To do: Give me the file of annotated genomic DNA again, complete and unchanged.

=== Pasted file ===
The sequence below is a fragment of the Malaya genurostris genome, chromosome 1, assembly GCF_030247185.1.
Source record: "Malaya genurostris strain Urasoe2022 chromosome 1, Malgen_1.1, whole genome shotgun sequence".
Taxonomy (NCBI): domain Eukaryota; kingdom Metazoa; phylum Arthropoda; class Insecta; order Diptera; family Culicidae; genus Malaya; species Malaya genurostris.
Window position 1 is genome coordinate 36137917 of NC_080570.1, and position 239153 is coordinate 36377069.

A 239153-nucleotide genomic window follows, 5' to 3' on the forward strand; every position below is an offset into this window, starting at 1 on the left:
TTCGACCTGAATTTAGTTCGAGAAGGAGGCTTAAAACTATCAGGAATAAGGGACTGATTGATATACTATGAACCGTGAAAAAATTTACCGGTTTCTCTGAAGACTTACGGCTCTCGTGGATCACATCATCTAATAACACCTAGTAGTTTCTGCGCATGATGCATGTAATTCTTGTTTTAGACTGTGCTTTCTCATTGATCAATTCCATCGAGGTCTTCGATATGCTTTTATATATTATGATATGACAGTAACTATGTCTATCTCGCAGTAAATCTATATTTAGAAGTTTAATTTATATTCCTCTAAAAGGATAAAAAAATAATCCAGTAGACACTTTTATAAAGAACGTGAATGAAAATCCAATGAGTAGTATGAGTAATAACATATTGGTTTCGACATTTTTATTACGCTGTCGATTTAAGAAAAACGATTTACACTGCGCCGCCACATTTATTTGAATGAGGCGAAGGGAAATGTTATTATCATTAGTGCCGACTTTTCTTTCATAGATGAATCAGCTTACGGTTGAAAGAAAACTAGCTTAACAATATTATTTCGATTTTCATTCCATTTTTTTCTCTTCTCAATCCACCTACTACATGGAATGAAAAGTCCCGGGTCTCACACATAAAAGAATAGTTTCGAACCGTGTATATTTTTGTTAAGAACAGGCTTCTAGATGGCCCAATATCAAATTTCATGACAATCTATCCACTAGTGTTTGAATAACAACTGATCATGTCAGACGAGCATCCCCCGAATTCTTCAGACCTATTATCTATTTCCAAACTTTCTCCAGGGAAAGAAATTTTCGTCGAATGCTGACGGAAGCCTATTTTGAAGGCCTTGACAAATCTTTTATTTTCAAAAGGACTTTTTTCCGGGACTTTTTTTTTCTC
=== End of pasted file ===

The sequence below is a fragment of the Malaya genurostris genome, chromosome 1, assembly GCF_030247185.1.
Source record: "Malaya genurostris strain Urasoe2022 chromosome 1, Malgen_1.1, whole genome shotgun sequence".
Taxonomy (NCBI): domain Eukaryota; kingdom Metazoa; phylum Arthropoda; class Insecta; order Diptera; family Culicidae; genus Malaya; species Malaya genurostris.
Window position 1 is genome coordinate 36137917 of NC_080570.1, and position 239153 is coordinate 36377069.

A 239153-nucleotide genomic window follows, 5' to 3' on the forward strand; every position below is an offset into this window, starting at 1 on the left:
TTCGACCTGAATTTAGTTCGAGAAGGAGGCTTAAAACTATCAGGAATAAGGGACTGATTGATATACTATGAACCGTGAAAAAATTTACCGGTTTCTCTGAAGACTTACGGCTCTCGTGGATCACATCATCTAATAACACCTAGTAGTTTCTGCGCATGATGCATGTAATTCTTGTTTTAGACTGTGCTTTCTCATTGATCAATTCCATCGAGGTCTTCGATATGCTTTTATATATTATGATATGACAGTAACTATGTCTATCTCGCAGTAAATCTATATTTAGAAGTTTAATTTATATTCCTCTAAAAGGATAAAAAAATAATCCAGTAGACACTTTTATAAAGAACGTGAATGAAAATCCAATGAGTAGTATGAGTAATAACATATTGGTTTCGACATTTTTATTACGCTGTCGATTTAAGAAAAACGATTTACACTGCGCCGCCACATTTATTTGAATGAGGCGAAGGGAAATGTTATTATCATTAGTGCCGACTTTTCTTTCATAGATGAATCAGCTTACGGTTGAAAGAAAACTAGCTTAACAATATTATTTCGATTTTCATTCCATTTTTTTCTCTTCTCAATCCACCTACTACATGGAATGAAAAGTCCCGGGTCTCACACATAAAAGAATAGTTTCGAACCGTGTATATTTTTGTTAAGAACAGGCTTCTAGATGGCCCAATATCAAATTTCATGACAATCTATCCACTAGTGTTTGAATAACAACTGATCATGTCAGACGAGCATCCCCCGAATTCTTCAGACCTATTATCTATTTCCAAACTTTCTCCAGGGAAAGAAATTTTCGTCGAATGCTGACGGAAGCCTATTTTGAAGGCCTTGACAAATCTTTTATTTTCAAAAGGACTTTTTTCCGGGACTTTTTTTTTCTC